Date on Master's Thesis/Doctoral Dissertation
Shakespeare, William, 1564-1616; Machiavelli, Niccolo, 1469-1527
A brief introduction to Nicola Machiavelli is necessary for a better understanding of the influence he exerted upon English thought. He was a descendant of old Florentine nobility and lived from 1469 to 1527. Little is known of his early years and education, but it is evident from his works that he read widely in the Latin and Italian classics, particularly the Roman histories, and that he was a student of men and things. His first entrance into public service was made in 1494. He was made clerk of the second chancery and four years later was appointed second chancellor of the republic, and secretary. He retained this position until the return of the Medici to power in 1512. His superior officers had charge of the department of war and the interior, and while thus steeped in Florentine diplomatic service and voluminous correspondence he had every opportunity to study state-craft and the relative strength of nations, and to estimate the essential elements of success or failure. With the return of the Medici to power his political career came to an end, and the remaining years of his life, from 1512 until 1527, were spent in writing the works which have made his name immortal. They are the condensed result of practical experience combined with meditations on the Latin historians; and the principles set forth in them have been far-reaching in their influence.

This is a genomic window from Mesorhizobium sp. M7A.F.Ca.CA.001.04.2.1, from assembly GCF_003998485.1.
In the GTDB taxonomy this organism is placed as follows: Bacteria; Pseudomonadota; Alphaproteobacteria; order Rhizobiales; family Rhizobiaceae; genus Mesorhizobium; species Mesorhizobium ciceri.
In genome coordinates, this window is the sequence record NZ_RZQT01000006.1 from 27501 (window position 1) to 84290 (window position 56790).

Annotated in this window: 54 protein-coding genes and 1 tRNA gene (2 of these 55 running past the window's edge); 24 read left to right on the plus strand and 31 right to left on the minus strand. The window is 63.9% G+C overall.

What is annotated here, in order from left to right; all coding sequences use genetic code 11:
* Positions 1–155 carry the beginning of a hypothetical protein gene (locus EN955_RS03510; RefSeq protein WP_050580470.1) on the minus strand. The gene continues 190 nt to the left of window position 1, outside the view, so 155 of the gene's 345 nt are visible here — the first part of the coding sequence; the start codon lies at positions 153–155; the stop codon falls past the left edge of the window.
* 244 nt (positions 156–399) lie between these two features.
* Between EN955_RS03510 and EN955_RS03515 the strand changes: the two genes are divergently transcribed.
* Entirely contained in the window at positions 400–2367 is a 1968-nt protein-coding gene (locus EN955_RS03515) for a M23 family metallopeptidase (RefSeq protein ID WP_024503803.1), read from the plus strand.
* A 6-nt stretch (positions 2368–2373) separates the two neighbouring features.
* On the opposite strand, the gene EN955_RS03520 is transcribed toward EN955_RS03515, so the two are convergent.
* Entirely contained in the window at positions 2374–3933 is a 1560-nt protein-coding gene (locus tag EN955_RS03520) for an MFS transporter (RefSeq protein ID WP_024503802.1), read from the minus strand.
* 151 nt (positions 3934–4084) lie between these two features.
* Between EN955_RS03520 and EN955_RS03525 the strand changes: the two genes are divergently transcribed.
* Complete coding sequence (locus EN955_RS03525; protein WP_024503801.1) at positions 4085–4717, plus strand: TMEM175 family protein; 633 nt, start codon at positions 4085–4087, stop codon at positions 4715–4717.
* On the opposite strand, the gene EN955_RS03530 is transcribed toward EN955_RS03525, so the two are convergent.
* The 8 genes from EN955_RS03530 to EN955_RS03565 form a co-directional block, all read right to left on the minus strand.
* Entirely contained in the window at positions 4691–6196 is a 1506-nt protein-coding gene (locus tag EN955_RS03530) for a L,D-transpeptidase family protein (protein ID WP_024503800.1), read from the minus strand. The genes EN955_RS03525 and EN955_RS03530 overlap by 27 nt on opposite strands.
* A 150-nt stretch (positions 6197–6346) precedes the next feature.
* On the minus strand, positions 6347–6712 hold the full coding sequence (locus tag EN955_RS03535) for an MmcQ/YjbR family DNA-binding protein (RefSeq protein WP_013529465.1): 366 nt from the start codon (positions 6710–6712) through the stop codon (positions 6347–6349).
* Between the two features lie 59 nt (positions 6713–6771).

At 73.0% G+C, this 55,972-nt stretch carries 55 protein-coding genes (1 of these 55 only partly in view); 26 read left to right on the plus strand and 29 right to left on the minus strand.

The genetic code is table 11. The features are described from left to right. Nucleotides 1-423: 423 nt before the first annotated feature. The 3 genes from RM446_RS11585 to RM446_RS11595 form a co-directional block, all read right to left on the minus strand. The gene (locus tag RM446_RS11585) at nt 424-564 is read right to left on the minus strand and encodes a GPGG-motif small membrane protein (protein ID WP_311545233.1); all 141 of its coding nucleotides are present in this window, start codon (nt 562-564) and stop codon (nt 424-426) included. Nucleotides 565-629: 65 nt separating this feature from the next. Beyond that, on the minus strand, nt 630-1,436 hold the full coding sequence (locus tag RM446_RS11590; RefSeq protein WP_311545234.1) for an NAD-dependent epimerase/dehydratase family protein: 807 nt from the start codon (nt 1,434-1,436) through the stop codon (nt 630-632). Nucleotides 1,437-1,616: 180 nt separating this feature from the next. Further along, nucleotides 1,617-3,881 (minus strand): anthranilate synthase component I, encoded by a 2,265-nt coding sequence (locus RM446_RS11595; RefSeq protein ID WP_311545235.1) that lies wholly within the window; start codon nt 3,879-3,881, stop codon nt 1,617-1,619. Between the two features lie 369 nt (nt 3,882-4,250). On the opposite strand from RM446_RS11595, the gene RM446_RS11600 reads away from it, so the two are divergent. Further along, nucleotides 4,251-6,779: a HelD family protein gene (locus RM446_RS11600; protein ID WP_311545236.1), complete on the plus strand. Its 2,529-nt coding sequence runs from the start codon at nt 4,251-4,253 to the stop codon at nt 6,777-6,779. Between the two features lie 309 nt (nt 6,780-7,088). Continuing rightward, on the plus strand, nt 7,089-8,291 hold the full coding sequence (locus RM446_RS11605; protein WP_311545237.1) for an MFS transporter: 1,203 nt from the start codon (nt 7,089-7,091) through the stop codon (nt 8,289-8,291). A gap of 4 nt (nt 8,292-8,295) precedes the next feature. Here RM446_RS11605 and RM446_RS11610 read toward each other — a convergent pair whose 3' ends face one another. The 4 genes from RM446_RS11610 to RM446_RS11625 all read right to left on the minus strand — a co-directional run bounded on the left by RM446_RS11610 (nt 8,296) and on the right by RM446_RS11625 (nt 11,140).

Stark, Edith M., "Machiavelli and Shakespeare." (1930). Electronic Theses and Dissertations. Paper 1373.